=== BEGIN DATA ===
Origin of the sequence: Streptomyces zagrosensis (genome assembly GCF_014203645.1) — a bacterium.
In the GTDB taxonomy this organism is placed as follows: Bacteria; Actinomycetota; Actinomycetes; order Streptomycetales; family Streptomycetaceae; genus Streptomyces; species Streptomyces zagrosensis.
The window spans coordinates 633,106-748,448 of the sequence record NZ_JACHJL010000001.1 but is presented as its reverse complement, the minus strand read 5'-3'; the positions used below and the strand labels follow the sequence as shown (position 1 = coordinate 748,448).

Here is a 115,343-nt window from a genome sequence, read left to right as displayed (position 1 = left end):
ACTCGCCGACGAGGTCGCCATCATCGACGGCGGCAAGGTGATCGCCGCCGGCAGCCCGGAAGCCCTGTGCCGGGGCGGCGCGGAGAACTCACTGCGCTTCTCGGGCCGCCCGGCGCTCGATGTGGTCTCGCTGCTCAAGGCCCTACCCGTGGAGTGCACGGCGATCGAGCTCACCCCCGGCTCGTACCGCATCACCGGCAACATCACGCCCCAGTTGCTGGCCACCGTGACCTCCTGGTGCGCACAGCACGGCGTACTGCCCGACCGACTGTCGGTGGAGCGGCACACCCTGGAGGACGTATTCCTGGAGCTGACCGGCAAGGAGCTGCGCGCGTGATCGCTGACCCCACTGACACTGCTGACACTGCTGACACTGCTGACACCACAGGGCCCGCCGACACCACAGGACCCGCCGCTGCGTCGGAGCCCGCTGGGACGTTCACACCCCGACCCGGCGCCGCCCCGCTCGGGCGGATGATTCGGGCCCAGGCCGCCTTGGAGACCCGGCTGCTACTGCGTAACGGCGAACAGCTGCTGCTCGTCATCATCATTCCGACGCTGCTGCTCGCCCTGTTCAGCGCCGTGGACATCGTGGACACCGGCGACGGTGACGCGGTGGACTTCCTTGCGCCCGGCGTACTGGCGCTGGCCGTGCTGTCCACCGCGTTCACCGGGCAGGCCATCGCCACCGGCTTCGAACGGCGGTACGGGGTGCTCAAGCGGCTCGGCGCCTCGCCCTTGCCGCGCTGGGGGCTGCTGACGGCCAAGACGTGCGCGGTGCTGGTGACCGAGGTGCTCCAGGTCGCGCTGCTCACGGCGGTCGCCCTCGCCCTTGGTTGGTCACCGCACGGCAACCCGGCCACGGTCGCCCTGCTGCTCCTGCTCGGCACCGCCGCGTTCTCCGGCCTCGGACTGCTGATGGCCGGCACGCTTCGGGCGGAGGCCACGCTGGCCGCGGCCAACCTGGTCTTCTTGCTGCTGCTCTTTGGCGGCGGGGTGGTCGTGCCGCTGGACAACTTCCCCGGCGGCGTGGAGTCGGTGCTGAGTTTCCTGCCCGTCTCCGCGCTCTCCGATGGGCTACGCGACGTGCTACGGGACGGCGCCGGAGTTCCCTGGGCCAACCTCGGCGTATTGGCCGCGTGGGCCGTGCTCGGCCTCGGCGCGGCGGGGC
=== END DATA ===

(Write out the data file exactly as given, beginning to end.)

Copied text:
Origin of the sequence: Streptomyces zagrosensis (genome assembly GCF_014203645.1) — a bacterium.
In the GTDB taxonomy this organism is placed as follows: Bacteria; Actinomycetota; Actinomycetes; order Streptomycetales; family Streptomycetaceae; genus Streptomyces; species Streptomyces zagrosensis.
The window spans coordinates 633,106-748,448 of the sequence record NZ_JACHJL010000001.1 but is presented as its reverse complement, the minus strand read 5'-3'; the positions used below and the strand labels follow the sequence as shown (position 1 = coordinate 748,448).

Here is a 115,343-nt window from a genome sequence, read left to right as displayed (position 1 = left end):
ACTCGCCGACGAGGTCGCCATCATCGACGGCGGCAAGGTGATCGCCGCCGGCAGCCCGGAAGCCCTGTGCCGGGGCGGCGCGGAGAACTCACTGCGCTTCTCGGGCCGCCCGGCGCTCGATGTGGTCTCGCTGCTCAAGGCCCTACCCGTGGAGTGCACGGCGATCGAGCTCACCCCCGGCTCGTACCGCATCACCGGCAACATCACGCCCCAGTTGCTGGCCACCGTGACCTCCTGGTGCGCACAGCACGGCGTACTGCCCGACCGACTGTCGGTGGAGCGGCACACCCTGGAGGACGTATTCCTGGAGCTGACCGGCAAGGAGCTGCGCGCGTGATCGCTGACCCCACTGACACTGCTGACACTGCTGACACTGCTGACACCACAGGGCCCGCCGACACCACAGGACCCGCCGCTGCGTCGGAGCCCGCTGGGACGTTCACACCCCGACCCGGCGCCGCCCCGCTCGGGCGGATGATTCGGGCCCAGGCCGCCTTGGAGACCCGGCTGCTACTGCGTAACGGCGAACAGCTGCTGCTCGTCATCATCATTCCGACGCTGCTGCTCGCCCTGTTCAGCGCCGTGGACATCGTGGACACCGGCGACGGTGACGCGGTGGACTTCCTTGCGCCCGGCGTACTGGCGCTGGCCGTGCTGTCCACCGCGTTCACCGGGCAGGCCATCGCCACCGGCTTCGAACGGCGGTACGGGGTGCTCAAGCGGCTCGGCGCCTCGCCCTTGCCGCGCTGGGGGCTGCTGACGGCCAAGACGTGCGCGGTGCTGGTGACCGAGGTGCTCCAGGTCGCGCTGCTCACGGCGGTCGCCCTCGCCCTTGGTTGGTCACCGCACGGCAACCCGGCCACGGTCGCCCTGCTGCTCCTGCTCGGCACCGCCGCGTTCTCCGGCCTCGGACTGCTGATGGCCGGCACGCTTCGGGCGGAGGCCACGCTGGCCGCGGCCAACCTGGTCTTCTTGCTGCTGCTCTTTGGCGGCGGGGTGGTCGTGCCGCTGGACAACTTCCCCGGCGGCGTGGAGTCGGTGCTGAGTTTCCTGCCCGTCTCCGCGCTCTCCGATGGGCTACGCGACGTGCTACGGGACGGCGCCGGAGTTCCCTGGGCCAACCTCGGCGTATTGGCCGCGTGGGCCGTGCTCGGCCTCGGCGCGGCGGGGC